Brigadier general visits CVHS

One-star Brigadier General David Mann stopped by Crescenta Valley High School on Wednesday to walk the campus and talk to school administrators and students about what the military has to offer graduates.

Mann serves as deputy commanding general, U.S. Army Recruiting Command. He said there were a variety of reasons for his visit to the high school including talking to students about their career options in the military and to touch base with the high school administrators in the area. Mann added that it was through the recruitment office that he became aware of how low graduation rates are throughout the country. According to a recent study by the California Dropout Research Project, only two-thirds of ninth graders in 2002 earned a diploma by the time they were supposed to graduate.

“You don't have that problem here at Crescenta Valley High School,” Mann said. “But there is a big concern about graduation rates across the country.” He added that this is a problem for the private sector as well as the military. “We want to partner with educators to keep kids in school.”

He added that one program, “March 2 Success,” helps students in studying for standard- based tests and to improve in several academic areas. It is sponsored by the U.S. Army.

As Mann toured the local high school campus, he was joined by Associate Principal Chris Coulter, school board member Joylene Wagner, Crescenta Valley Chamber of Commerce Director Warren Boehm and Lt. Col. David Worley, who mentors the JROTC program at the school. Tejal Patel represented the school's newspaper and Danielle Nelson filmed the event for CVTV along with anchor Benji Kim.

Mann commented on the amazing view the students had surrounded by mountains.

“I know why people love to live here,” he said.

Mann was up front with his desire to get students into the military.

“I honestly believe that if Americans truly understood what it meant to be a soldier they would want to join,” he said.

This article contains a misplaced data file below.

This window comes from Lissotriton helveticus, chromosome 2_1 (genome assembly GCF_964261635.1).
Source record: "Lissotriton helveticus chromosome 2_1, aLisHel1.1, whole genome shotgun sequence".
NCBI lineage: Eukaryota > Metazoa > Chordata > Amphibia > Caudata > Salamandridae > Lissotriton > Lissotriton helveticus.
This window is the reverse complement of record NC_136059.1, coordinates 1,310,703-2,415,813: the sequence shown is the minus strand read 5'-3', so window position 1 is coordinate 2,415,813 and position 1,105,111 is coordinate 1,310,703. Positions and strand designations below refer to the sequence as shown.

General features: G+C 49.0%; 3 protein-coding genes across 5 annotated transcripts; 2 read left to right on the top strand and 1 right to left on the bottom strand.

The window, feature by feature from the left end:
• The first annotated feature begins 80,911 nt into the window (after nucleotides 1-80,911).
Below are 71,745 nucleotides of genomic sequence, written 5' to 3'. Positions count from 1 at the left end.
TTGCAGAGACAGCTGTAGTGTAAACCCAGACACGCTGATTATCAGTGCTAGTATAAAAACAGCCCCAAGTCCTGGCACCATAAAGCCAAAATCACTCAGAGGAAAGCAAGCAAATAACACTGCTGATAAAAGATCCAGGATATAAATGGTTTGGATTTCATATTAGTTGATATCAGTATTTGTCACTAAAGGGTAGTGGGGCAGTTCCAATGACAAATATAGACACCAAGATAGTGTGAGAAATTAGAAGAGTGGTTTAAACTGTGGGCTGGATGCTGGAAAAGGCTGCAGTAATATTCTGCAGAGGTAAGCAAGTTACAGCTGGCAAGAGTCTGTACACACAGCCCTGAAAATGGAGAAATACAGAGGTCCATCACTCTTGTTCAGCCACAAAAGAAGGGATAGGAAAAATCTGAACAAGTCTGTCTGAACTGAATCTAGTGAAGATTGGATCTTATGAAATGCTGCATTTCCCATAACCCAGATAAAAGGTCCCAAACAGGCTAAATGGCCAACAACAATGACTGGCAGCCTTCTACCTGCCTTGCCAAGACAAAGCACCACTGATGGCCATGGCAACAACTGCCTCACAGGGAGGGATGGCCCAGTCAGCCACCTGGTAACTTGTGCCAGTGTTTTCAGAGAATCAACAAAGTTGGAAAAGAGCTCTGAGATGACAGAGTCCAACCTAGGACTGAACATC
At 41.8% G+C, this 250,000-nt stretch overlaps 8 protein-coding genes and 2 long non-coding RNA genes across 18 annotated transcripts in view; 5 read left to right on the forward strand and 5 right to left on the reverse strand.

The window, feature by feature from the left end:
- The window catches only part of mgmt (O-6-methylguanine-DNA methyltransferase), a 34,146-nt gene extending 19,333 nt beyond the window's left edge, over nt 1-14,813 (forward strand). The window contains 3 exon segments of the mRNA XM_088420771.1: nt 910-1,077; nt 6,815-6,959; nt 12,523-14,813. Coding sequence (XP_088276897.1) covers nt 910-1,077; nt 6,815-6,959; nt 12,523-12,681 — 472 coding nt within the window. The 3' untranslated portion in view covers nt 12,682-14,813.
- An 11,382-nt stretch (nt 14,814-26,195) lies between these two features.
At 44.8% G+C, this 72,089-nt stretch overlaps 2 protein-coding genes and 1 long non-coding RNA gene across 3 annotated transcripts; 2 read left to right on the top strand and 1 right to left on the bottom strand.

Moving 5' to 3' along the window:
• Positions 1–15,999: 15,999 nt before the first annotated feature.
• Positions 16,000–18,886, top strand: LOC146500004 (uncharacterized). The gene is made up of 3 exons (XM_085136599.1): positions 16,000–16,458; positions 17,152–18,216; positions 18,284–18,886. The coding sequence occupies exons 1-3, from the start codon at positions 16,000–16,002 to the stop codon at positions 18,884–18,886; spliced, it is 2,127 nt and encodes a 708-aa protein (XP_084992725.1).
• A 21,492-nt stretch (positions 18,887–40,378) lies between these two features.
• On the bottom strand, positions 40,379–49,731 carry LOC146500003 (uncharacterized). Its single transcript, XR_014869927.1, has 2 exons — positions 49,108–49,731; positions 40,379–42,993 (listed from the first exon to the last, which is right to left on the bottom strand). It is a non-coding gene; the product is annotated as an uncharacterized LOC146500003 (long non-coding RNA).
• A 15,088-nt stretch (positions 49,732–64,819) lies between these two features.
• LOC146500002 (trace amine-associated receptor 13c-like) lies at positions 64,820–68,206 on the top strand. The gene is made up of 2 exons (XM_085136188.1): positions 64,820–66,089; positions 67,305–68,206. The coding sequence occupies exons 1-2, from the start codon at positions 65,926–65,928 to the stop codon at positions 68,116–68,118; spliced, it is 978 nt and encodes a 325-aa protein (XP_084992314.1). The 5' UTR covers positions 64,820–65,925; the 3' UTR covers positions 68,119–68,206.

He stressed that he understands that many parents have concerns about their children entering the military, especially with the on-going Iraq war.

“There is no getting around the fact that it is a challenging time,” he said.

Wagner said that her son had shown signs of interest in joining the military.

“We told him to wait a little longer before making a decision,” she said.

“We encourage [the students] to talk to their families,” Mann agreed.

Wagner told Mann that parents had contacted her with concerns about the Armed Services Vocational Aptitude Battery, a career test that is sponsored by the military and given to those high school students who choose to take it. She said that many parents did not want their children to take the test without a parent's signature.

Mann said that he understood their concerns, but the information garnered by the test can be useful in the private sector as well as the military field. He again stressed that he is coming from an obviously pro-military point of view.

“I want to be honest — I want them to join the military, but we also want to help kids,” he said.

Mann said that he was raised in an Air Force family and had not planned on a military life, however once he got to college, he realized he could get a scholarship through the ROTC program.

The general visited the school's JROTC classroom and answered questions from the students. On the way to the classroom, senior Jesus Cisneros, who wanted to shake Mann's hand, approached the military entourage.

“I am joining the [U.S. Army] Rangers,” Cisneros said, with pride in his voice.

Mann shook his hand and welcomed him into the service.

Cisneros said that he had wanted to join the army since he was a little boy.

“I joined because I wanted to give back to my country and this is the greatest step you can take,” he said.

He added that his stepfather had served in Vietnam and was supportive, but his mom was worried.

“She was scared at first, but now supports me,” he said.

Cisneros will leave for basic training one month after he graduates this June.

A student in the JROTC classroom asked what Mann would recommend to those who want to enlist.

“Get all the facts and seek the counsel of folks that love you,” he said. “But at the end of the day it will be you that has to make that decision.”


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